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Gasoline prices on the rise; may pose risk to consumer sentiment – Sober Look

This is a syndicated repost courtesy of Sober Look. To view original, click here. Reposted with permission.

As the winter storm pounded the Northeastern United States today, gasoline futures hit another high. The March delivery contract broke $3.06, indicating that retail prices for fuel will be going up.

March 2013 gasoline contract

Already prices at the pump are the highest for this time of year.

CNBC: – Nationally, retail gasoline prices have soared 11 cents in a week and nearly 30 cents in a month to $3.57 a gallon on Friday, according to AAA. Pump prices are the highest on record for early February, and are rising the fastest along the coasts.

The state-wide average price of gasoline in New York is $3.92 a gallon and California gas prices on average have now surpassed the $4-a-gallon mark.

Increased demand from abroad, stronger crude prices, and some refinery shutdowns are all contributing to higher prices.

MarketWatch: – Consumers haven’t even seen the worst, with a perfect storm of factors driving higher prices.

Many of the issues lifting fuel prices higher are common, but they “seem to have combined at the right time,” said Matt Tormollen, president and chief executive officer at FuelQuest, a Houston-based fuel management software provider.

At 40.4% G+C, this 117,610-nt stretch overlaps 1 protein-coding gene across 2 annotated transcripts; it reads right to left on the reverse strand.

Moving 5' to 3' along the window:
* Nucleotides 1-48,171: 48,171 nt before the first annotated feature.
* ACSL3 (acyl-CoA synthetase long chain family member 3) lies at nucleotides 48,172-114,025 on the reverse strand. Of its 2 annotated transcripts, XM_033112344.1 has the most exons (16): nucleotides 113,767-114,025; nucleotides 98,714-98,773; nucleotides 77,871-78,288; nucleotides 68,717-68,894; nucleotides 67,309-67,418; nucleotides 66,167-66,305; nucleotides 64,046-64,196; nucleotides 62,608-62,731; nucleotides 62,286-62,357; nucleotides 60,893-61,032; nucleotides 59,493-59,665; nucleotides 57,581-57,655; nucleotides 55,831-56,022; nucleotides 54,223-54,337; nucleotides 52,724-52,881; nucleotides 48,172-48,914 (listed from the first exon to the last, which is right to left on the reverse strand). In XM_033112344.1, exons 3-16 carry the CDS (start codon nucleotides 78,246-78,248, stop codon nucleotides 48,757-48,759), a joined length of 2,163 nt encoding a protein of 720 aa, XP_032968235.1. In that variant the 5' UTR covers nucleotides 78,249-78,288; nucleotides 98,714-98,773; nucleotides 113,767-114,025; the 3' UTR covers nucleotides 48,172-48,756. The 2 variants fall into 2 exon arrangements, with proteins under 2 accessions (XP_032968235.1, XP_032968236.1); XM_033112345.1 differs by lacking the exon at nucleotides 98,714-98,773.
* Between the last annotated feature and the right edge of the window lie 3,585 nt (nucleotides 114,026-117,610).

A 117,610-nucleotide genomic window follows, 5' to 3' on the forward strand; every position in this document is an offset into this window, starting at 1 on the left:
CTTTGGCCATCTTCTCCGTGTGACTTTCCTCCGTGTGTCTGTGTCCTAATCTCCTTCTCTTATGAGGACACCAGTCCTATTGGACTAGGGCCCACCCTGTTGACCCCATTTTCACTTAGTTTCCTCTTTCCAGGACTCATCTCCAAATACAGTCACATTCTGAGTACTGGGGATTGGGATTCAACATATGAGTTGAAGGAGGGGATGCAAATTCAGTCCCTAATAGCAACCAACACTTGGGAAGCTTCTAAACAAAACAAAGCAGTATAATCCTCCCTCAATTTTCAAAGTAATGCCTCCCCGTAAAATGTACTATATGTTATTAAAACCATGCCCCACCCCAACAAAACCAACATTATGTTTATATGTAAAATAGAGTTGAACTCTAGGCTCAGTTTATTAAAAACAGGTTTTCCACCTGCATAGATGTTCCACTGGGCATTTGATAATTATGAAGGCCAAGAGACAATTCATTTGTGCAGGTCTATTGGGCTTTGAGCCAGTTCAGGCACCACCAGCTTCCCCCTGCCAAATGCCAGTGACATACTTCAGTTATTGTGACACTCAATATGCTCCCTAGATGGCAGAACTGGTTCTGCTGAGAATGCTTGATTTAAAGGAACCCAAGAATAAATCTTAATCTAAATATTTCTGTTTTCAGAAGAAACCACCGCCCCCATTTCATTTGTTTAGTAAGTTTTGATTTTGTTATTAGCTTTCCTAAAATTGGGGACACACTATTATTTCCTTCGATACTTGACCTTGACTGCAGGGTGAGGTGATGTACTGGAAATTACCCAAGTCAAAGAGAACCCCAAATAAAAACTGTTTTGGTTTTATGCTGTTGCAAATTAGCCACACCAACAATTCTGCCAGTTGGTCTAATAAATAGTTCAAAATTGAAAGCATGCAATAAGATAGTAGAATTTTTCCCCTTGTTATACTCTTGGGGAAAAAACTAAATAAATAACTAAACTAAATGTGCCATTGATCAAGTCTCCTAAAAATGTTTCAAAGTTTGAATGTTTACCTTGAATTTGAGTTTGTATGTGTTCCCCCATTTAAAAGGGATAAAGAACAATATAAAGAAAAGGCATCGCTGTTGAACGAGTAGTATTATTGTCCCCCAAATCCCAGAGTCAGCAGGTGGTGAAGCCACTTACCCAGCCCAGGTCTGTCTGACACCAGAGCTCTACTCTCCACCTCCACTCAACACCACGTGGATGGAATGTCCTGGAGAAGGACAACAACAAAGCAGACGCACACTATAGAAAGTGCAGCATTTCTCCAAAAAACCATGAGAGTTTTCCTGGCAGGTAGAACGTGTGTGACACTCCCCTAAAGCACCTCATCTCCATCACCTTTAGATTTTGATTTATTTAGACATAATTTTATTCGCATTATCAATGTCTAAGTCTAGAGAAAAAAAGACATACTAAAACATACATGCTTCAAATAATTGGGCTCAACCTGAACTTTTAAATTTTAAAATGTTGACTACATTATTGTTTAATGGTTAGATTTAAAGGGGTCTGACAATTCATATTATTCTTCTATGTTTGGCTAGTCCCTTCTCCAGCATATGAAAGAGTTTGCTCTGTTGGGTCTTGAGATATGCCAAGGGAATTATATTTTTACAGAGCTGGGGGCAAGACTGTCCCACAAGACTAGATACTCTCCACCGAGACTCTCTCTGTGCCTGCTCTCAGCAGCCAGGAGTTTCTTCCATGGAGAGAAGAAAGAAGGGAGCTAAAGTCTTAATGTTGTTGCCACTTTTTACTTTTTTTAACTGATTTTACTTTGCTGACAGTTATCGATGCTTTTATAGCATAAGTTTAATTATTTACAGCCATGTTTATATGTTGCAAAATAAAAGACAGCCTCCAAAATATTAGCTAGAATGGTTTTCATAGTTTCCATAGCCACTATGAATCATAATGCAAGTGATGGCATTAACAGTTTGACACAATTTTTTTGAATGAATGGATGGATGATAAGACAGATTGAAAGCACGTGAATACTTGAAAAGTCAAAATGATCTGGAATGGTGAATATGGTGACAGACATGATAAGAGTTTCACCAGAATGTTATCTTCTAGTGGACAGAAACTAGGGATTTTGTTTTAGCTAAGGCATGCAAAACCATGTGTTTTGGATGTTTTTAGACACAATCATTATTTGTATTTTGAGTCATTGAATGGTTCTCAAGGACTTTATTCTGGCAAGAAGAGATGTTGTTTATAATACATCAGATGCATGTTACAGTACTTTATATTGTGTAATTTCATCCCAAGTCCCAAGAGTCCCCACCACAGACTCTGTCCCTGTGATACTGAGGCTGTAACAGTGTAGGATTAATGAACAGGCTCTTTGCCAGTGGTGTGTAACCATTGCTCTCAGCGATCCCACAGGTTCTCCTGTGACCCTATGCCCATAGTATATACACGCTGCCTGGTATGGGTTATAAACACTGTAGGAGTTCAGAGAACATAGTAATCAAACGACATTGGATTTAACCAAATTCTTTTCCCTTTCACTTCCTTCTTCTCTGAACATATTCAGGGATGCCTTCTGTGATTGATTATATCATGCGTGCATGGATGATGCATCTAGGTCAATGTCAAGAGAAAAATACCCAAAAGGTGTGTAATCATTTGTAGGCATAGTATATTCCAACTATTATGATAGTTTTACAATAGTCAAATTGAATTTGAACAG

Typically at this time of year, refineries begin their switch to the more environmentally-friendly summer-blend gasoline and perform maintenance, which “temporarily restricts supply and drives up prices,” he said.

Some refineries have also announced unexpected shutdowns or closings, leading to even tighter refining capacity, said Jeff Lenard, a spokesman at the National Association of Convenience Stores (NACS), a trade group for an industry that sells 80% of the nation’s gasoline.

Late last month, Hess Corp. HES +1.23% said it would close its Port Reading, N.J., refinery by the end of February, completing its exit from the refining business. See Jan. 28 story on the rally in Hess shares.

And of course the Fed’s recent activities are not helping the situation either (discussed here). Ultimately this trend of rising fuel prices, combined with the possibility of higher taxes in the future, constitutes the biggest risk to US consumer sentiment and spending.

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  1. The skeptic

    Who has cornered the crude market? What evidence is there that speculation is “driving” prices up? Is it being done in WTI or Brent? It’s fine to say it’s speculators, but it would be nice if you finished the thought by explaining why you think that’s the explanation.

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